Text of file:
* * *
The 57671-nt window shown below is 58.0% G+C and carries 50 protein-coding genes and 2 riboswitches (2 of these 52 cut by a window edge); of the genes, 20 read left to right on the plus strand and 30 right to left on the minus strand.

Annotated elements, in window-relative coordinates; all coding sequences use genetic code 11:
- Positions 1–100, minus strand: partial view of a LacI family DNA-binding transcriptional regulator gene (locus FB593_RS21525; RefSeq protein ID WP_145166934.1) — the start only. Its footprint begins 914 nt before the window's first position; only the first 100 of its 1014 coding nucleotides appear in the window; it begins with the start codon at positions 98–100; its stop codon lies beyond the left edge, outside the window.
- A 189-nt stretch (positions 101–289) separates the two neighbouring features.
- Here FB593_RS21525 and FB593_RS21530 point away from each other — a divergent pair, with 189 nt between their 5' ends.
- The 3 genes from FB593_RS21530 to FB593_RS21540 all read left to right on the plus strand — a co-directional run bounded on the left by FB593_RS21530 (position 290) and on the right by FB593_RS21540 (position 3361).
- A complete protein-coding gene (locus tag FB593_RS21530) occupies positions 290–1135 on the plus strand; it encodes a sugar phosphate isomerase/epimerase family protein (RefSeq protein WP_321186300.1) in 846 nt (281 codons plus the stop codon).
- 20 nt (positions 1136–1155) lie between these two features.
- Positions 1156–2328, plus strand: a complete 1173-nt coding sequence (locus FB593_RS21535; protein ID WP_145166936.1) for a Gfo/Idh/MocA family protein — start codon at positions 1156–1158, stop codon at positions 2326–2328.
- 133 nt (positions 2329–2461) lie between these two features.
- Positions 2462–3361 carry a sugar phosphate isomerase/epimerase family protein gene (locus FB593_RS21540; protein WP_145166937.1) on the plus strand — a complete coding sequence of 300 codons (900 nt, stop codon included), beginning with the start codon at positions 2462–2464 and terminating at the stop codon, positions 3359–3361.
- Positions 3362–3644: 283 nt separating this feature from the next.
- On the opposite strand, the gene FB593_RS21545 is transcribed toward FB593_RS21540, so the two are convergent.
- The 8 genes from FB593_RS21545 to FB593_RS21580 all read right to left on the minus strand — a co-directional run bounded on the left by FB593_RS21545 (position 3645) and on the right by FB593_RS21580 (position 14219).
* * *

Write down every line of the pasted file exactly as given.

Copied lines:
The 57671-nt window shown below is 58.0% G+C and carries 50 protein-coding genes and 2 riboswitches (2 of these 52 cut by a window edge); of the genes, 20 read left to right on the plus strand and 30 right to left on the minus strand.

Annotated elements, in window-relative coordinates; all coding sequences use genetic code 11:
- Positions 1–100, minus strand: partial view of a LacI family DNA-binding transcriptional regulator gene (locus FB593_RS21525; RefSeq protein ID WP_145166934.1) — the start only. Its footprint begins 914 nt before the window's first position; only the first 100 of its 1014 coding nucleotides appear in the window; it begins with the start codon at positions 98–100; its stop codon lies beyond the left edge, outside the window.
- A 189-nt stretch (positions 101–289) separates the two neighbouring features.
- Here FB593_RS21525 and FB593_RS21530 point away from each other — a divergent pair, with 189 nt between their 5' ends.
- The 3 genes from FB593_RS21530 to FB593_RS21540 all read left to right on the plus strand — a co-directional run bounded on the left by FB593_RS21530 (position 290) and on the right by FB593_RS21540 (position 3361).
- A complete protein-coding gene (locus tag FB593_RS21530) occupies positions 290–1135 on the plus strand; it encodes a sugar phosphate isomerase/epimerase family protein (RefSeq protein WP_321186300.1) in 846 nt (281 codons plus the stop codon).
- 20 nt (positions 1136–1155) lie between these two features.
- Positions 1156–2328, plus strand: a complete 1173-nt coding sequence (locus FB593_RS21535; protein ID WP_145166936.1) for a Gfo/Idh/MocA family protein — start codon at positions 1156–1158, stop codon at positions 2326–2328.
- 133 nt (positions 2329–2461) lie between these two features.
- Positions 2462–3361 carry a sugar phosphate isomerase/epimerase family protein gene (locus FB593_RS21540; protein WP_145166937.1) on the plus strand — a complete coding sequence of 300 codons (900 nt, stop codon included), beginning with the start codon at positions 2462–2464 and terminating at the stop codon, positions 3359–3361.
- Positions 3362–3644: 283 nt separating this feature from the next.
- On the opposite strand, the gene FB593_RS21545 is transcribed toward FB593_RS21540, so the two are convergent.
- The 8 genes from FB593_RS21545 to FB593_RS21580 all read right to left on the minus strand — a co-directional run bounded on the left by FB593_RS21545 (position 3645) and on the right by FB593_RS21580 (position 14219).